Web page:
The pair earned the title with Young Kingz. Following the rap duo success, they won a MOBO BET award. 2011: Skepta Wedding Bells tour 2012: Devlin tour 2013: Young Kingz show live 2014: Tinie Tempah Demonstration tour 2016: Night To Remember Tour Official website
Hanna and Wilson were a Scottish engineering and shipbuilding firm which flourished in the Victorian era. The general engineering firm of Reid & Hanna was founded in 1816 in Paisley in Scotland. James Donald became a partner in firm incorporated his name. Donald’s younger brother, the shipbuilder William Donald, joined the firm when his previous company, Donald & Co, collapsed and Hanna and Donald acquired their Atlas works in Paisley; the same year saw the company begin a shipbuilding partnership with the Abercorn Shipbuilding Company in Paisley. In 1870 the business moved its centre of operations to the Abercorn Foundry and Abbey Works in Paisley. Operating from a landlocked site, the shipbuilding department of the company specialised in shallow draught boats for inland waters which were delivered to customers in prefabricated sections and reassembled on site; the company built high speed naval vessels, including two Fervent-class destroyers, for the Royal Navy and similar boats for the Greek Navy.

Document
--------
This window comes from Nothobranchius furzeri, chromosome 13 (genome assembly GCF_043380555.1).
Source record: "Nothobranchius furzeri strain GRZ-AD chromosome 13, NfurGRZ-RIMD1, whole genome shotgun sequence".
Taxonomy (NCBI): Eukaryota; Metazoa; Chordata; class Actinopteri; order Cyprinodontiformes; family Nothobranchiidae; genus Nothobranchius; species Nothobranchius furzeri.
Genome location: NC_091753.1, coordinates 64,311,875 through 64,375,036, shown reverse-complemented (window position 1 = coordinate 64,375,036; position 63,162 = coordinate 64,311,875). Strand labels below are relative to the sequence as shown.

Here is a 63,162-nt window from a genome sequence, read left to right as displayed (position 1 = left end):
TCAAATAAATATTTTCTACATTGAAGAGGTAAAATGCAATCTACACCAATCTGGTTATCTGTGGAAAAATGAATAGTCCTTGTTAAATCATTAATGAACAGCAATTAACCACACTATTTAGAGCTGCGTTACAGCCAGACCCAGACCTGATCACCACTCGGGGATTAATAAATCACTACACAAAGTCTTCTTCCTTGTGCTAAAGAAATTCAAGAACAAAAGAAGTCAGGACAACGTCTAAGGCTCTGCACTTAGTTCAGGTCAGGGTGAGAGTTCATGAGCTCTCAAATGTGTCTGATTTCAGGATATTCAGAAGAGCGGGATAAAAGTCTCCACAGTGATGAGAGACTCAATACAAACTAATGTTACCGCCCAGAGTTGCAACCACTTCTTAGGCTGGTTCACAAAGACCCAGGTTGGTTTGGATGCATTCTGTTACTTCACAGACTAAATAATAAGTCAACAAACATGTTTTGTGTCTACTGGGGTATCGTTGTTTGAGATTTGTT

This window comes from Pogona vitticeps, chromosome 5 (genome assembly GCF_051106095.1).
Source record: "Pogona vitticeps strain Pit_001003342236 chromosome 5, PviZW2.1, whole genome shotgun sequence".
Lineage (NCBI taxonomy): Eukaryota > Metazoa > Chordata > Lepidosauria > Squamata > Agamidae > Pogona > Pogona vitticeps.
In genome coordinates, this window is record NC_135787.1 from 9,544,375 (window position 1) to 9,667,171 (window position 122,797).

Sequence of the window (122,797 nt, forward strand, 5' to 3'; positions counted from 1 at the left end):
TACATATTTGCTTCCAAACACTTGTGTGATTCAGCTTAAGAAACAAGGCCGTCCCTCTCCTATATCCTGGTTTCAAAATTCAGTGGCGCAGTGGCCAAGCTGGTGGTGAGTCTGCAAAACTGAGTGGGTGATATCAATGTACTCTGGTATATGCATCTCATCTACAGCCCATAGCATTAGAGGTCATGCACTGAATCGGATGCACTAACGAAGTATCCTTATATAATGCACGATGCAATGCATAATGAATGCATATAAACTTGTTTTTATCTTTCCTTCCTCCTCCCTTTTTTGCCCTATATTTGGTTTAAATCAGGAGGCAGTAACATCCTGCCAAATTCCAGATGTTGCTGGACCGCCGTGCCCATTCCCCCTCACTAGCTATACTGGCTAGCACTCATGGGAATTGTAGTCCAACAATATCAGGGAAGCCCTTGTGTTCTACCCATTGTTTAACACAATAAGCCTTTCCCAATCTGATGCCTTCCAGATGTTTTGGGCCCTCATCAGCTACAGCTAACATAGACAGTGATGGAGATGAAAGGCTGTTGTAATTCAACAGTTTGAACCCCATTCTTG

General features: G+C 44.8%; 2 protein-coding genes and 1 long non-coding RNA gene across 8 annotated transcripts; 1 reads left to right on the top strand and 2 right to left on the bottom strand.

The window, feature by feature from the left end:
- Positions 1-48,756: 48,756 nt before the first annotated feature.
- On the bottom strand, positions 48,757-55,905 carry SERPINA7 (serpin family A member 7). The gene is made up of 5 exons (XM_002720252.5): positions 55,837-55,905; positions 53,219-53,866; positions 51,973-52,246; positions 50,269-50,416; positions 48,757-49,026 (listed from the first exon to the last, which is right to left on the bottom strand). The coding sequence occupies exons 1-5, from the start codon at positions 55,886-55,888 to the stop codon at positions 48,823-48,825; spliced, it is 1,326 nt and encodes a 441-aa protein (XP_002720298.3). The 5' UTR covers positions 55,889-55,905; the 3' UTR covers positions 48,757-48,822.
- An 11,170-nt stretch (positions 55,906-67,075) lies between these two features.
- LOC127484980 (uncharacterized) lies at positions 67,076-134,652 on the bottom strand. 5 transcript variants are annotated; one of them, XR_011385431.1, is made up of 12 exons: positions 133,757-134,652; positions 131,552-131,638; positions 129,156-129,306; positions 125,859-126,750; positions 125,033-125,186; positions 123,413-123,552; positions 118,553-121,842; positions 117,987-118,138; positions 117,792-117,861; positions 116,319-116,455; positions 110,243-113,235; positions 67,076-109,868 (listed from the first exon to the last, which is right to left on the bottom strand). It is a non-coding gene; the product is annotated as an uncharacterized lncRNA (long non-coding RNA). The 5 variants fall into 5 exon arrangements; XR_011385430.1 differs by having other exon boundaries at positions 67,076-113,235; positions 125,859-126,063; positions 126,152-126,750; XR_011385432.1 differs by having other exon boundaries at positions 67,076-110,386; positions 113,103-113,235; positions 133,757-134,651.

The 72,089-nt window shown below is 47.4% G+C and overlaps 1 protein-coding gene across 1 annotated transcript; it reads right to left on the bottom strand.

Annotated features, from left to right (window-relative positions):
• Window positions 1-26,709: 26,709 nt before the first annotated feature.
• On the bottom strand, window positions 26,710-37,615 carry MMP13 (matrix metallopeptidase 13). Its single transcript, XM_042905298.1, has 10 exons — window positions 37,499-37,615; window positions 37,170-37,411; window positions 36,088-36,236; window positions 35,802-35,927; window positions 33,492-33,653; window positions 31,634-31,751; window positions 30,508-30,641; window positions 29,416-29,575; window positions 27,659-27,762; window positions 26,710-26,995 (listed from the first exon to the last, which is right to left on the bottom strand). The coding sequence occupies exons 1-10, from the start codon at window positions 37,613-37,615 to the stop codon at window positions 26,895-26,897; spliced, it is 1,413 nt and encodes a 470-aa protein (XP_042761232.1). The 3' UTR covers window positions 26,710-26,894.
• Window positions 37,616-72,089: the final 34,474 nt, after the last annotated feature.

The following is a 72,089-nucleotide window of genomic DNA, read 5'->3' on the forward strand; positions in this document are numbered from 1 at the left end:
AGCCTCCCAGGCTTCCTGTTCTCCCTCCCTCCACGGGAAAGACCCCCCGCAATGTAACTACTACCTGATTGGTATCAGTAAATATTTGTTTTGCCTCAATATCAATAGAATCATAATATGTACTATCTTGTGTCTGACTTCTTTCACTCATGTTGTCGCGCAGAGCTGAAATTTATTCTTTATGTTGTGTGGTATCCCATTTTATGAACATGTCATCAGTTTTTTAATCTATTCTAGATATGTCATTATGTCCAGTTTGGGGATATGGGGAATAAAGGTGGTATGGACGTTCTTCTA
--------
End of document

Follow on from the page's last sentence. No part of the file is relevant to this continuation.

They offered their services as gas and water engineers, iron founders and bridge and boiler makers. They worked on Waverley Station in Edinburgh, St Enoch Station in Glasgow and the Cumberland & Westmorland Railway in England, they were supplied civil and mechanical engineering services to a wide range of European countries and countries in the British Empire or Commonwealth across the world as far afield as South East Asia and Australia. With their son William Donald pursuing a career in medicine, the engineering and shipbuilding companies were wound up in the 1910s, with the last asset, the Abercorn ship yard, sold off in 1920. Donald, William. "A Shipbuilder's Problems: Hanna, Donald, & Wilson and the Early Destroyer". Warship International. XLIX: 45–58. ISSN 0043-0374. Ritchie, L A, The Shipbuilding Industry: A Guide to Historical Records